Franchi, V., Aleuy, O. A., Tadich, T. A. 2016. Fur chewing and other abnormal repetitive behaviors in chinchillas (Chinchilla lanigera), under commercial fur-farming conditions. Journal of Veterinary Behavior 11, 60-64.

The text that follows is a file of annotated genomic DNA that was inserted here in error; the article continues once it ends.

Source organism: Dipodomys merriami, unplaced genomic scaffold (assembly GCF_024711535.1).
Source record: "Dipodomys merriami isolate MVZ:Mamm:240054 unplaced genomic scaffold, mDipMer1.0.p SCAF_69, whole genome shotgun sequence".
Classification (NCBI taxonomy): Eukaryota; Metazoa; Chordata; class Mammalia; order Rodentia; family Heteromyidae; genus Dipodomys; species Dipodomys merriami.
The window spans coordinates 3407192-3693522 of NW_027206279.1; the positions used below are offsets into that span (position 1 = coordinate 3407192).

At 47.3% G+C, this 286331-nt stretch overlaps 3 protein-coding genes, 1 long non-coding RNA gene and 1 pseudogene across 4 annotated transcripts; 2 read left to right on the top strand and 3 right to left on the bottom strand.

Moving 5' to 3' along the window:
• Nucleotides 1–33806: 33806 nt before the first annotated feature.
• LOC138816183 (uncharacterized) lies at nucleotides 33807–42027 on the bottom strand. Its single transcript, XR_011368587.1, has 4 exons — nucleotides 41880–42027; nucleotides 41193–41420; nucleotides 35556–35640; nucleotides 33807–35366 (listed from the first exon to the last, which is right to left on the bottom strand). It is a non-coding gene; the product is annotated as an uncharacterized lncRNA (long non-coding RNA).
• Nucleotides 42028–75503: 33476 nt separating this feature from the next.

Fur chewing is a behavioral disorder frequently reported in chinchillas kept for fur-farming purposes. Rodents kept in barren cages usually develop some form of abnormal repetitive behavior, which can indicate a past or present welfare problem. Fur chewing may not be the only form of abnormal repetitive behavior present but is the one reported because of its direct repercussion on fur production. The aim of this study was to describe the frequency of occurrence of fur chewing and the distribution of time dedicated to it in chinchillas diagnosed as presenting this behavior. A secondary aim was to determine the presentation of other abnormal repetitive behaviors. Ten chinchillas, 5 fur chewers and 5 controls, were video recorded for 24 hours with an infrared camera. Behavioral analysis was done with The Observer XT from Noldus (The Netherlands). Focal sampling and continual recording were used, the 24-hour time budget was calculated, and abnormal repetitive behaviors were analyzed in terms of time dedication and frequency of presentation. A paired t test was used to compare differences in the amount of nocturnal versus daytime abnormal behavior. When normality was not met, a 2-sample t test and randomization test were used to compare data between treatments. No differences were observed between the time budgets of fur-chewing and control chinchillas, and all individuals exhibited more than one abnormal repetitive behavior. The amount of time devoted to abnormal repetitive behaviors was significantly higher during night in both groups and reached its lowest level between 13:00 and 17:00 hours. Fur chewing is not the only abnormal repetitive behavior developed by chinchillas in fur-farming systems, although it is the only one reported by the producer. The presence of bar chewing, cage scratching, and backflipping should also be welfare concerns. The higher presentation of abnormal repetitive behaviors at night may be associated with the lack of recognition by the producer, especially because these abnormal behaviors do not result in direct product loss as does fur chewing.